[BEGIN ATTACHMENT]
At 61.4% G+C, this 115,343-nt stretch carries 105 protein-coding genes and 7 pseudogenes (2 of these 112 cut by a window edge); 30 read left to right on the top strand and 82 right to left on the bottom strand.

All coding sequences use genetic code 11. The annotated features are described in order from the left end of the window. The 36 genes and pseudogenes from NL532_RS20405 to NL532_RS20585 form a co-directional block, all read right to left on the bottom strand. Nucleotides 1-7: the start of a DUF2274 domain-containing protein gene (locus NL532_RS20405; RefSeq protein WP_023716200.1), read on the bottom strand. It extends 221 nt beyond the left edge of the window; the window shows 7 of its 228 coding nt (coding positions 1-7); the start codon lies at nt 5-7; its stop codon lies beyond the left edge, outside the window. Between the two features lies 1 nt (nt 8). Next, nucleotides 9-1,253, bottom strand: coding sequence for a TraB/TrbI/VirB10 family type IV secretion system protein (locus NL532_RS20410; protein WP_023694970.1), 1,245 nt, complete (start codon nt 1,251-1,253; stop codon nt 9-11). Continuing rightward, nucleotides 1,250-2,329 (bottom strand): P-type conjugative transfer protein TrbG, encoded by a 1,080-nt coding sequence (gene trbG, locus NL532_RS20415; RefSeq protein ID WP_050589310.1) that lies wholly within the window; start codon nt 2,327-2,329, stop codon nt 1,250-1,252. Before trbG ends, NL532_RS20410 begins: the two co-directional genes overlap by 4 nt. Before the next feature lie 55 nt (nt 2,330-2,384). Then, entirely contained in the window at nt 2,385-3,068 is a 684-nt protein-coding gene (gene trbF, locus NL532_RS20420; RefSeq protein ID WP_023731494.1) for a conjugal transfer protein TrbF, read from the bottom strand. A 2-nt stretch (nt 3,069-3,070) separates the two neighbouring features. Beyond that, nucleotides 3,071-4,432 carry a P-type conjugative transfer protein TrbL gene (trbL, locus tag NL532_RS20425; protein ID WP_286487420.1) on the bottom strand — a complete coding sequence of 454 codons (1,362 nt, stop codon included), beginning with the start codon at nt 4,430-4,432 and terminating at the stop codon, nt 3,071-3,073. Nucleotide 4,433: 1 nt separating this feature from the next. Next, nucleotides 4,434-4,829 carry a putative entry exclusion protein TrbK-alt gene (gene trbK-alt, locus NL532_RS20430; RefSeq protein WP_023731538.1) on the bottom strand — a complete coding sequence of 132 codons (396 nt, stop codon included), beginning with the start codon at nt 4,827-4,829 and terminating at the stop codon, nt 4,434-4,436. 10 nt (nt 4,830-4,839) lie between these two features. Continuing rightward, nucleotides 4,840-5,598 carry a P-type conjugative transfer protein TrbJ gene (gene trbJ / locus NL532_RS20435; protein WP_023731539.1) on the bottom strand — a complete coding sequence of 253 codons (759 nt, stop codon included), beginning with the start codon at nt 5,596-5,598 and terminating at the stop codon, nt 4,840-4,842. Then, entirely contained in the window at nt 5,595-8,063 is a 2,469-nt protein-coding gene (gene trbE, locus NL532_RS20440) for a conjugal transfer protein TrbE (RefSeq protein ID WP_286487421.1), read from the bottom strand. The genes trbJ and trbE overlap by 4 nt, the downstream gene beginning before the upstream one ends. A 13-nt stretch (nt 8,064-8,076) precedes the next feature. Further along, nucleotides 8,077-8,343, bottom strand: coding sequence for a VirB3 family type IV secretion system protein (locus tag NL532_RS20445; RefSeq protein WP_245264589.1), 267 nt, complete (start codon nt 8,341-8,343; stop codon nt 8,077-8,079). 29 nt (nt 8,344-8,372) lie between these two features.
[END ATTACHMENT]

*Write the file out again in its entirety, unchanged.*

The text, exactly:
At 61.4% G+C, this 115,343-nt stretch carries 105 protein-coding genes and 7 pseudogenes (2 of these 112 cut by a window edge); 30 read left to right on the top strand and 82 right to left on the bottom strand.

All coding sequences use genetic code 11. The annotated features are described in order from the left end of the window. The 36 genes and pseudogenes from NL532_RS20405 to NL532_RS20585 form a co-directional block, all read right to left on the bottom strand. Nucleotides 1-7: the start of a DUF2274 domain-containing protein gene (locus NL532_RS20405; RefSeq protein WP_023716200.1), read on the bottom strand. It extends 221 nt beyond the left edge of the window; the window shows 7 of its 228 coding nt (coding positions 1-7); the start codon lies at nt 5-7; its stop codon lies beyond the left edge, outside the window. Between the two features lies 1 nt (nt 8). Next, nucleotides 9-1,253, bottom strand: coding sequence for a TraB/TrbI/VirB10 family type IV secretion system protein (locus NL532_RS20410; protein WP_023694970.1), 1,245 nt, complete (start codon nt 1,251-1,253; stop codon nt 9-11). Continuing rightward, nucleotides 1,250-2,329 (bottom strand): P-type conjugative transfer protein TrbG, encoded by a 1,080-nt coding sequence (gene trbG, locus NL532_RS20415; RefSeq protein ID WP_050589310.1) that lies wholly within the window; start codon nt 2,327-2,329, stop codon nt 1,250-1,252. Before trbG ends, NL532_RS20410 begins: the two co-directional genes overlap by 4 nt. Before the next feature lie 55 nt (nt 2,330-2,384). Then, entirely contained in the window at nt 2,385-3,068 is a 684-nt protein-coding gene (gene trbF, locus NL532_RS20420; RefSeq protein ID WP_023731494.1) for a conjugal transfer protein TrbF, read from the bottom strand. A 2-nt stretch (nt 3,069-3,070) separates the two neighbouring features. Beyond that, nucleotides 3,071-4,432 carry a P-type conjugative transfer protein TrbL gene (trbL, locus tag NL532_RS20425; protein ID WP_286487420.1) on the bottom strand — a complete coding sequence of 454 codons (1,362 nt, stop codon included), beginning with the start codon at nt 4,430-4,432 and terminating at the stop codon, nt 3,071-3,073. Nucleotide 4,433: 1 nt separating this feature from the next. Next, nucleotides 4,434-4,829 carry a putative entry exclusion protein TrbK-alt gene (gene trbK-alt, locus NL532_RS20430; RefSeq protein WP_023731538.1) on the bottom strand — a complete coding sequence of 132 codons (396 nt, stop codon included), beginning with the start codon at nt 4,827-4,829 and terminating at the stop codon, nt 4,434-4,436. 10 nt (nt 4,830-4,839) lie between these two features. Continuing rightward, nucleotides 4,840-5,598 carry a P-type conjugative transfer protein TrbJ gene (gene trbJ / locus NL532_RS20435; protein WP_023731539.1) on the bottom strand — a complete coding sequence of 253 codons (759 nt, stop codon included), beginning with the start codon at nt 5,596-5,598 and terminating at the stop codon, nt 4,840-4,842. Then, entirely contained in the window at nt 5,595-8,063 is a 2,469-nt protein-coding gene (gene trbE, locus NL532_RS20440) for a conjugal transfer protein TrbE (RefSeq protein ID WP_286487421.1), read from the bottom strand. The genes trbJ and trbE overlap by 4 nt, the downstream gene beginning before the upstream one ends. A 13-nt stretch (nt 8,064-8,076) precedes the next feature. Further along, nucleotides 8,077-8,343, bottom strand: coding sequence for a VirB3 family type IV secretion system protein (locus tag NL532_RS20445; RefSeq protein WP_245264589.1), 267 nt, complete (start codon nt 8,341-8,343; stop codon nt 8,077-8,079). 29 nt (nt 8,344-8,372) lie between these two features.